Border retailers fear Brexit 'will lead to increase in smuggling'

The smuggling of alcohol and cigarettes will only get worse after Brexit, according to border retailers
Gary McDonald Business Editor

BUSINESSES on both sides of the Irish border are being hit harder in the pocket by smuggling - and fear their situation will only be exacerbated by Brexit.

Since last year, border retailers in both jurisdictions are 70 per cent more concerned about the impact Brexit will have on smuggling and the sale of illicit goods in their communities.

Their fears will be aired at a summit in Belfast on Friday organised by Retailers Against Smuggling (RAS), which will see high-level round-table discussions involving members of the Irish Government, An Garda Síochána, the PSNI and HMRC.

A cross-border survey conducted by RAS recorded responses from retailers in the counties of Donegal, Cavan, Monaghan, Sligo and Louth, along with retailers in the north.

It found that 60 per cent overall retailers in Northern Ireland have noticed an increase in the trade of smuggled products in the past year, while 90 per cent of border retailers in Ireland believe the trade of smuggled products impacts their profits by up to 10 per cent.

It's worse in the north, where 43 per cent of border retailers estimate this same impact to be 10-to-20 per cent of their turnover.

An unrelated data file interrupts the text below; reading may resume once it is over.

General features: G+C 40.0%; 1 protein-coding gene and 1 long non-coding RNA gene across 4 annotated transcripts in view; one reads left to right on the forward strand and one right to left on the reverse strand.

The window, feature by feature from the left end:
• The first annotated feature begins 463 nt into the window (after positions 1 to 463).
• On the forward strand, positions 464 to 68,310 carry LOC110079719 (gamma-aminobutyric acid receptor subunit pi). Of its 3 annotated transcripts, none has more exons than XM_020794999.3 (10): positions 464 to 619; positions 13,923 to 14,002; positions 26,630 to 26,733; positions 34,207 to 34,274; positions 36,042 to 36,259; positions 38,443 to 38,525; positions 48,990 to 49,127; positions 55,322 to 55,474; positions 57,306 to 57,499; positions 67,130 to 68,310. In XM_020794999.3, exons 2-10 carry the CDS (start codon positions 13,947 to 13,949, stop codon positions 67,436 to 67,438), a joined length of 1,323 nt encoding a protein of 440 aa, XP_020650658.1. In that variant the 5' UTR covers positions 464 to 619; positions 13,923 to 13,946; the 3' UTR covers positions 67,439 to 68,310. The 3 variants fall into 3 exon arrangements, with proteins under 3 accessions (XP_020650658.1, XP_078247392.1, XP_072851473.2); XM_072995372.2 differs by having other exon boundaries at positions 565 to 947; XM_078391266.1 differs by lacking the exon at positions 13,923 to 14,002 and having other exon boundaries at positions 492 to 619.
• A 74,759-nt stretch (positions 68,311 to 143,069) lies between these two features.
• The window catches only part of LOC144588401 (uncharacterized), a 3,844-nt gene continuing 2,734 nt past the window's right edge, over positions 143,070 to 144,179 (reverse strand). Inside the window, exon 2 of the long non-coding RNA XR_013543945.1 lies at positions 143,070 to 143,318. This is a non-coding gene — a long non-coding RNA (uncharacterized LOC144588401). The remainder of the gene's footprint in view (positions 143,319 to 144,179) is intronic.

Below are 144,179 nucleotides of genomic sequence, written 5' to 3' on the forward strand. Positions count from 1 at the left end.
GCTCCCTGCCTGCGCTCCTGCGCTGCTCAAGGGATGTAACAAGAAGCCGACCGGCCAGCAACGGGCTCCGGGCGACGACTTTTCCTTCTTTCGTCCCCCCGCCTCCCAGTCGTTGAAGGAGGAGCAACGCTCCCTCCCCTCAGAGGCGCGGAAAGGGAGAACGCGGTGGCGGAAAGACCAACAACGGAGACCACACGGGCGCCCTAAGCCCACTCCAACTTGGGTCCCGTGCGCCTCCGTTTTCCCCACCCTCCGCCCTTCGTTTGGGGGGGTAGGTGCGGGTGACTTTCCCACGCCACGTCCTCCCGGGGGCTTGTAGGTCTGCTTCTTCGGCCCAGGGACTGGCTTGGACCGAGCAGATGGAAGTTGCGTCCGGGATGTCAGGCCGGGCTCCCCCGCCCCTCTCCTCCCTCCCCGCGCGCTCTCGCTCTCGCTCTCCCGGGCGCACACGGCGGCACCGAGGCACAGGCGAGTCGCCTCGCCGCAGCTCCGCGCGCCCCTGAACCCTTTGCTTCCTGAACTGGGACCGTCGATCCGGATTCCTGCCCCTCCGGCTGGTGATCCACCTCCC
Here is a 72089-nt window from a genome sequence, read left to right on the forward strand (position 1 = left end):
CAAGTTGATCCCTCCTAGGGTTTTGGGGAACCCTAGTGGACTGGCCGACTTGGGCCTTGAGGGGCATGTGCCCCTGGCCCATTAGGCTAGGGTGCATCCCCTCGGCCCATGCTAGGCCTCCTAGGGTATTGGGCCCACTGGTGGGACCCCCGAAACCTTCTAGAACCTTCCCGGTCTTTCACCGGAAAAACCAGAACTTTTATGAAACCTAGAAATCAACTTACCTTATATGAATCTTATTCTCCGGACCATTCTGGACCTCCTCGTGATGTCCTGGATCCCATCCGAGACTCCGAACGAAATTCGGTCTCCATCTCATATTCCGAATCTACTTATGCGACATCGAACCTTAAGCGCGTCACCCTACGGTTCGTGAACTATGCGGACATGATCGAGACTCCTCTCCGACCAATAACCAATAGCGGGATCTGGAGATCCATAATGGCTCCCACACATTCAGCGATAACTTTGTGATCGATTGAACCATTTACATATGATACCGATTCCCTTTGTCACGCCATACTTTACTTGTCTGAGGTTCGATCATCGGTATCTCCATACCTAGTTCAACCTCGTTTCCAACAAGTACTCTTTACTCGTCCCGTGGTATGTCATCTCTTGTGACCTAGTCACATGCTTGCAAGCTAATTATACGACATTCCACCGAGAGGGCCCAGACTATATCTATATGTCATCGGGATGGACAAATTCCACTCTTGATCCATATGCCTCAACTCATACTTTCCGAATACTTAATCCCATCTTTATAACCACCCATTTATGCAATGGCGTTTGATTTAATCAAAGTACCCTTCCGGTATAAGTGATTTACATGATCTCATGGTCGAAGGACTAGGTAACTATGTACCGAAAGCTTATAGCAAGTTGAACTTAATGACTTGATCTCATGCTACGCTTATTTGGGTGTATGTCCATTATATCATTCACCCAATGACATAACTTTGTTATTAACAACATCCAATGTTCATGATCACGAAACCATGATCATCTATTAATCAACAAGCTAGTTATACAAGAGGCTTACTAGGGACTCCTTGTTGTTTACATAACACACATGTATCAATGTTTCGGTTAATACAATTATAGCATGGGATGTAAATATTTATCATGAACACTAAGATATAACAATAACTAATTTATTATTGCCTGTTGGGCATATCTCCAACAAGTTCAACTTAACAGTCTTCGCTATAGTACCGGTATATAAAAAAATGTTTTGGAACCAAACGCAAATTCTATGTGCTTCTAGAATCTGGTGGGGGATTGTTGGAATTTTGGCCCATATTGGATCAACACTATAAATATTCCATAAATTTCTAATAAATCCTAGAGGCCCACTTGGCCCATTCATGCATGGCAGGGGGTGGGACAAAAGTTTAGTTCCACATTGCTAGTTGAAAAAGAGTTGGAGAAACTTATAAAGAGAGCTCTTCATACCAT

Last year around 520 million illegal cigarettes were consumed in Ireland, representing a loss to the Exchequer of more than £200 million.

RAS spokesman and Dublin based retailer Benny Gilsenan said: “It's not just the loss of revenue from missing out on the sale of a packet of cigarettes or bottle of wine.

"Retailers find that when a customer doesn't buy these in their shop, they're not buying their pint of milk, they're not buying their sliced pan with us either. It has a huge knock on effect on small businesses, and this is seen on both sides of the border.”

Lorraine Higgins, chief executive of Retail Excellence Ireland, said: “Greater consideration needs to be given to the challenges retailers are facing, and how Brexit will only exacerbate those difficulties.

"Rising excise tax has proven to be an ineffective way of dealing with the problem, we need to see the Sale of Illicit Goods Bill introduced so that progress can finally be made.”

Retail NI's chief executive Glyn Roberts added: “It's become strikingly clear that more resources need to be made available to tackling the issue of smuggling in Ireland. Government needs to listen to retailers and provide the necessary supports.”

A key driving force for the illicit trading of tobacco and alcohol is the continuously increasing level of excise duty on products.

The survey also revealed a shocking lack of trust in the resources made available to the authorities by the government, with only a fifth of retailers believing the PSNI and An Garda have the resources they need to deal with smuggling and illicit trade in their area of the border.

Some 63 per cent Northern Irish border retailers say they would not report illicit trading because they believed it would make little difference.

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